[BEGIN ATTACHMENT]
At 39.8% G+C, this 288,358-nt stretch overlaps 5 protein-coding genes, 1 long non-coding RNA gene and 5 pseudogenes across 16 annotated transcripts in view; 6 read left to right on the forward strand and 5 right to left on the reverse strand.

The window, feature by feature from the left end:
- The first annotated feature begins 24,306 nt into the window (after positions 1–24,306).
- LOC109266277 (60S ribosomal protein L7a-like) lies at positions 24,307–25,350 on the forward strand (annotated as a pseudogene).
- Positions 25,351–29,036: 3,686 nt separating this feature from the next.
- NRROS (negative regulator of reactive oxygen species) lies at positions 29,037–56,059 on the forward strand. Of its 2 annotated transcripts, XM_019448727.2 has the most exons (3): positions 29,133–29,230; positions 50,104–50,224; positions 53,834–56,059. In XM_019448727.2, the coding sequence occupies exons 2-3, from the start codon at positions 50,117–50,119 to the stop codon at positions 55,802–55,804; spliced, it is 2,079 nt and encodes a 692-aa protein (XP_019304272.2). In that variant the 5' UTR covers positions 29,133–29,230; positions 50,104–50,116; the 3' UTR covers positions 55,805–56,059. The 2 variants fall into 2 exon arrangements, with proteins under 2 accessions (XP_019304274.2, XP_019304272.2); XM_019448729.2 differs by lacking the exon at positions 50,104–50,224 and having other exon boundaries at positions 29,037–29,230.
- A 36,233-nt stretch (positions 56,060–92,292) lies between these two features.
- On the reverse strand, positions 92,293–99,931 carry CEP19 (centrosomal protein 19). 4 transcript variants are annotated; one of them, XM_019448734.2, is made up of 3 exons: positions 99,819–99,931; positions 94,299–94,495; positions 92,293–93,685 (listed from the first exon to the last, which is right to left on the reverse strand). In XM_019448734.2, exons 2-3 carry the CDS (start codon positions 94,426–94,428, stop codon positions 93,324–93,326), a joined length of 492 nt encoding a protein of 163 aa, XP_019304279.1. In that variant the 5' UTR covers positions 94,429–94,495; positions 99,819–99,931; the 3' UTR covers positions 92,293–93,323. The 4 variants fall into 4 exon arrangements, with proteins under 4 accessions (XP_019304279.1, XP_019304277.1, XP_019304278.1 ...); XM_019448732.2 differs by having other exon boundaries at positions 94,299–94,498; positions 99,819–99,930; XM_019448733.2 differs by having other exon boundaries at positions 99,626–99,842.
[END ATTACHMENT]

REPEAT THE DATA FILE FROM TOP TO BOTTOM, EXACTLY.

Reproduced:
At 39.8% G+C, this 288,358-nt stretch overlaps 5 protein-coding genes, 1 long non-coding RNA gene and 5 pseudogenes across 16 annotated transcripts in view; 6 read left to right on the forward strand and 5 right to left on the reverse strand.

The window, feature by feature from the left end:
- The first annotated feature begins 24,306 nt into the window (after positions 1–24,306).
- LOC109266277 (60S ribosomal protein L7a-like) lies at positions 24,307–25,350 on the forward strand (annotated as a pseudogene).
- Positions 25,351–29,036: 3,686 nt separating this feature from the next.
- NRROS (negative regulator of reactive oxygen species) lies at positions 29,037–56,059 on the forward strand. Of its 2 annotated transcripts, XM_019448727.2 has the most exons (3): positions 29,133–29,230; positions 50,104–50,224; positions 53,834–56,059. In XM_019448727.2, the coding sequence occupies exons 2-3, from the start codon at positions 50,117–50,119 to the stop codon at positions 55,802–55,804; spliced, it is 2,079 nt and encodes a 692-aa protein (XP_019304272.2). In that variant the 5' UTR covers positions 29,133–29,230; positions 50,104–50,116; the 3' UTR covers positions 55,805–56,059. The 2 variants fall into 2 exon arrangements, with proteins under 2 accessions (XP_019304274.2, XP_019304272.2); XM_019448729.2 differs by lacking the exon at positions 50,104–50,224 and having other exon boundaries at positions 29,037–29,230.
- A 36,233-nt stretch (positions 56,060–92,292) lies between these two features.
- On the reverse strand, positions 92,293–99,931 carry CEP19 (centrosomal protein 19). 4 transcript variants are annotated; one of them, XM_019448734.2, is made up of 3 exons: positions 99,819–99,931; positions 94,299–94,495; positions 92,293–93,685 (listed from the first exon to the last, which is right to left on the reverse strand). In XM_019448734.2, exons 2-3 carry the CDS (start codon positions 94,426–94,428, stop codon positions 93,324–93,326), a joined length of 492 nt encoding a protein of 163 aa, XP_019304279.1. In that variant the 5' UTR covers positions 94,429–94,495; positions 99,819–99,931; the 3' UTR covers positions 92,293–93,323. The 4 variants fall into 4 exon arrangements, with proteins under 4 accessions (XP_019304279.1, XP_019304277.1, XP_019304278.1 ...); XM_019448732.2 differs by having other exon boundaries at positions 94,299–94,498; positions 99,819–99,930; XM_019448733.2 differs by having other exon boundaries at positions 99,626–99,842.